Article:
General Information Regarding Crater lake National Park, Season of 1917
CRATER LAKE is a body of water of unbelievable blue occupying the crater of an extinct volcano in the very heart of the Cascade Range in Southern Oregon. In this neighborhood the Cascades merge into a broad, irregular platform surmounted by volcanic cones. The cones vary greatly in size and are distributed without regularity. Each has been an active volcano. The fragments, blown out by violent eruption, have fallen upon the volcanic orifice, from which they issued and built up cinder cones.
From their bases have spread streams of lava (coulees), raising the general level of the country between the cones. From some vents by many eruptions, both explosive and effusive, large cones, like McLoughlin, Shasta, and Hood, have been built up. Were we to examine their internal structure, exposed in the walls of the canyons carved in their slopes, we should find them composed of overlapping layers of lava and volcanic conglomerate. But to this general form of volcanic architecture there was an exception. One of the very largest of these ancient volcanoes was Mount Mazama, which lifted its majestic cone nearly to the height of Mount Rainier, 300 miles to the north.
But this was ages ago. No human eyes ever saw Mount Mazama. Long before man came the entire upper part of it in some titanic cataclysm fell in upon itself as if swallowed by a subterranean cavern, leaving its craterlike lava sides cut sharply downward into the central abyss.
What a spectacle that must have been!
The first awful depth of this vast hole no man can guess. But the volcano was not quenched. It burst up through the collapsed lavas in three places, making lesser cones within the crater, but none quite so high as the surrounding rim.
Then the fires ceased and gradually, as the years passed, springs percolated into the vast basin and precipitation, in the form of snow, filled it with water within a thousand feet of its rim.
This is Crater Lake.
To-day one small cone emerges a few hundred feet from the surface. The lake is 2,000 feet deep in places. It has no inlet of any sort, nor is there any stream running out of it; but the water is supposed to escape by underground channels and to reappear as springs in the Klamath region, a few miles away.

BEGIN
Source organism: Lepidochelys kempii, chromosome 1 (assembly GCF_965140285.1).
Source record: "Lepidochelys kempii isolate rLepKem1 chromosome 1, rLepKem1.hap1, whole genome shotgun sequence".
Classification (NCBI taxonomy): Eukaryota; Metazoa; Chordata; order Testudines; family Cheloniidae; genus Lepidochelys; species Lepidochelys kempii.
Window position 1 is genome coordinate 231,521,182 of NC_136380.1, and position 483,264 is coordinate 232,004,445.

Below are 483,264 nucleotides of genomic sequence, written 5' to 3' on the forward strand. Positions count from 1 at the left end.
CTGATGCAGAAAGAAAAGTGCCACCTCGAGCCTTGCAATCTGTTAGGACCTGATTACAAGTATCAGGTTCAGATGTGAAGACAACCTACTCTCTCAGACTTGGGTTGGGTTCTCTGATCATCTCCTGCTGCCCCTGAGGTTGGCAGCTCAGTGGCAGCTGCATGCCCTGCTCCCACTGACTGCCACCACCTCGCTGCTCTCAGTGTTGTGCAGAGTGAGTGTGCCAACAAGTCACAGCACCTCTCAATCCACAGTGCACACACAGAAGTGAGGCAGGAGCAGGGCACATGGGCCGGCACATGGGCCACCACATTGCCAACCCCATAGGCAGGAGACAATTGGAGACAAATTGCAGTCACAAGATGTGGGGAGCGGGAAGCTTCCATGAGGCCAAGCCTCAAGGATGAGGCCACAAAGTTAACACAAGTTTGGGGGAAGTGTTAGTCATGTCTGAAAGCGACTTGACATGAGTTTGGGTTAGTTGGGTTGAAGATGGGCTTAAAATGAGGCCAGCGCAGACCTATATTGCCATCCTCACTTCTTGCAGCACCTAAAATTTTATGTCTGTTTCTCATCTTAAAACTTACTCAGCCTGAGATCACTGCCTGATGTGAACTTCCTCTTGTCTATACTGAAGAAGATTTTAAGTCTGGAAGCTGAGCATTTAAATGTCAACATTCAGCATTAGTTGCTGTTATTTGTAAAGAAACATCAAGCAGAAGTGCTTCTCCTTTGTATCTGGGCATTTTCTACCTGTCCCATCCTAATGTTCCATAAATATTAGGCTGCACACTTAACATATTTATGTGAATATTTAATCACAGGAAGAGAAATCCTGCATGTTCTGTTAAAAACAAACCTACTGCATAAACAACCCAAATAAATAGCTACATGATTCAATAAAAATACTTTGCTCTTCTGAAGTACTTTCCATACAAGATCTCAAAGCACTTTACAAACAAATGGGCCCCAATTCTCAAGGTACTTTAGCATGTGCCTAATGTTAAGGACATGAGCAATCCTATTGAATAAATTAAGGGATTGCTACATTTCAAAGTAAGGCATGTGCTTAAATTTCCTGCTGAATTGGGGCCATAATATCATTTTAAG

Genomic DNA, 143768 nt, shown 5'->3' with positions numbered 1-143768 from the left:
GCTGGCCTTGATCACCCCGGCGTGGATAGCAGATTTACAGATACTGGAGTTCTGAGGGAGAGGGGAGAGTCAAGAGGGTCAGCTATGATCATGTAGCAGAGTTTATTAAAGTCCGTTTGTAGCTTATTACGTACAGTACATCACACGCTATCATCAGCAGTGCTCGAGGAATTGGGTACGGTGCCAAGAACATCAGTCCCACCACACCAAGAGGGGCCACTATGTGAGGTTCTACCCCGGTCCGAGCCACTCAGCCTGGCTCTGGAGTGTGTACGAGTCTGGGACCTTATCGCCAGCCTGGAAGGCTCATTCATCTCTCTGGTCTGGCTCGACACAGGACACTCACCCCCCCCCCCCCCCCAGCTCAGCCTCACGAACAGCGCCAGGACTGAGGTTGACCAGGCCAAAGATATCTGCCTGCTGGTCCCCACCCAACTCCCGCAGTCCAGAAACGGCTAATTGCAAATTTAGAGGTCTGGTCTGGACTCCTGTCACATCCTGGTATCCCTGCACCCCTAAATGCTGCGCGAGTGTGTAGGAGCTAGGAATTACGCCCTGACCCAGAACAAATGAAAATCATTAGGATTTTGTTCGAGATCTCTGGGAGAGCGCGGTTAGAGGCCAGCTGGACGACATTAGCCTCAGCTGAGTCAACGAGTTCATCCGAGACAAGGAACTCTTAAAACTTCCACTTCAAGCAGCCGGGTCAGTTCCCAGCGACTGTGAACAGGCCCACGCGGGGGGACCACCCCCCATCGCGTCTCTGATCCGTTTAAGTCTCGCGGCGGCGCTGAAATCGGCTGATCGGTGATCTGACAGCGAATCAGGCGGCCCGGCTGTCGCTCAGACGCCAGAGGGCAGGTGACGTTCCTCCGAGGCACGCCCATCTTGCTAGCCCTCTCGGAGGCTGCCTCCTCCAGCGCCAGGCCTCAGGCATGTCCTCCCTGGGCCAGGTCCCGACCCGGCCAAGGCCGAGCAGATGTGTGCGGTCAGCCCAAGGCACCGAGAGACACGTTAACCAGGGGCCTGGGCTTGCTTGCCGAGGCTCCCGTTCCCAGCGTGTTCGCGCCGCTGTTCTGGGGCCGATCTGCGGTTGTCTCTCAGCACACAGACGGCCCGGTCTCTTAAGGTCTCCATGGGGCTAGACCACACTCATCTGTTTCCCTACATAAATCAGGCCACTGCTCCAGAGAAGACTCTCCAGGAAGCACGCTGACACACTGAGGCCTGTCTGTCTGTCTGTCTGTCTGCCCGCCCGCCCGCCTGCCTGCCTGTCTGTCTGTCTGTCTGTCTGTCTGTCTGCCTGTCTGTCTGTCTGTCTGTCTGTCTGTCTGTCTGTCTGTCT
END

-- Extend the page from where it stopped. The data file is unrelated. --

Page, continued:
Geologists find Crater Lake of special interest because of the way nature made it. Many volcanoes have had their tops blown off and Mount Rainier was one of these, but no other in the United States has fallen in like Mount Mazama.
The evidence of this process is quite conclusive. The lava found on the slopes that remain was not blown there from an exploding summit, but ran, hot and fluid, from a crater many thousands of feet higher. The pitch of these outer slopes enables the scientist to tell with reasonable probability how high the volcano originally was.
There are crater lakes in other lands; in Italy, for instance, in Germany, India, and Hawaii; and although there are thousands of craters in this country, some of which contain small lakes, there is but one great caldera in the world and that contains Crater Lake.
Approaching the lake the observer sees a broad cluster of gentle peaks risin a out 1,000 feet above the general crest of the range on which they stand. The way winds over a large moraine littered with lava bowlders and well studded with firs. Arriving at the Crest, the lake in all its majestic beauty comes suddenly upon the scene, and is profoundly impressive.
“The lake?” wrote Joaquin Miller in the Sunset Magazine, “The Sea of Silence? Ah, yes, I had forgotten—so much else; besides, I should like to let it alone, say nothing. It took such hold on my heart, so unlike Yosemite, Yellowstone, Grand Canyon, when first seen, that I love it almost like one of my own family. But fancy a sea of sapphire set around by a compact circle of the great grizzly rock of Yosemite. It does not seem so sublime at first, but the mote is in your own eye. It is great, great; but it takes you days to see how great. It lies 2,000 feet under your feet, and as it reflects its walls so perfectly that you can not tell the wall from the reflection in the intensely blue water you have a continuous unbroken circular wall of 24 miles to contemplate at a glance, all of which lies 2,000 feet, and seems to lie 4,000 feet, below. Yet so bright, so intensely blue is the lake, that it seems at times, from some points of view, to lift right in your face.”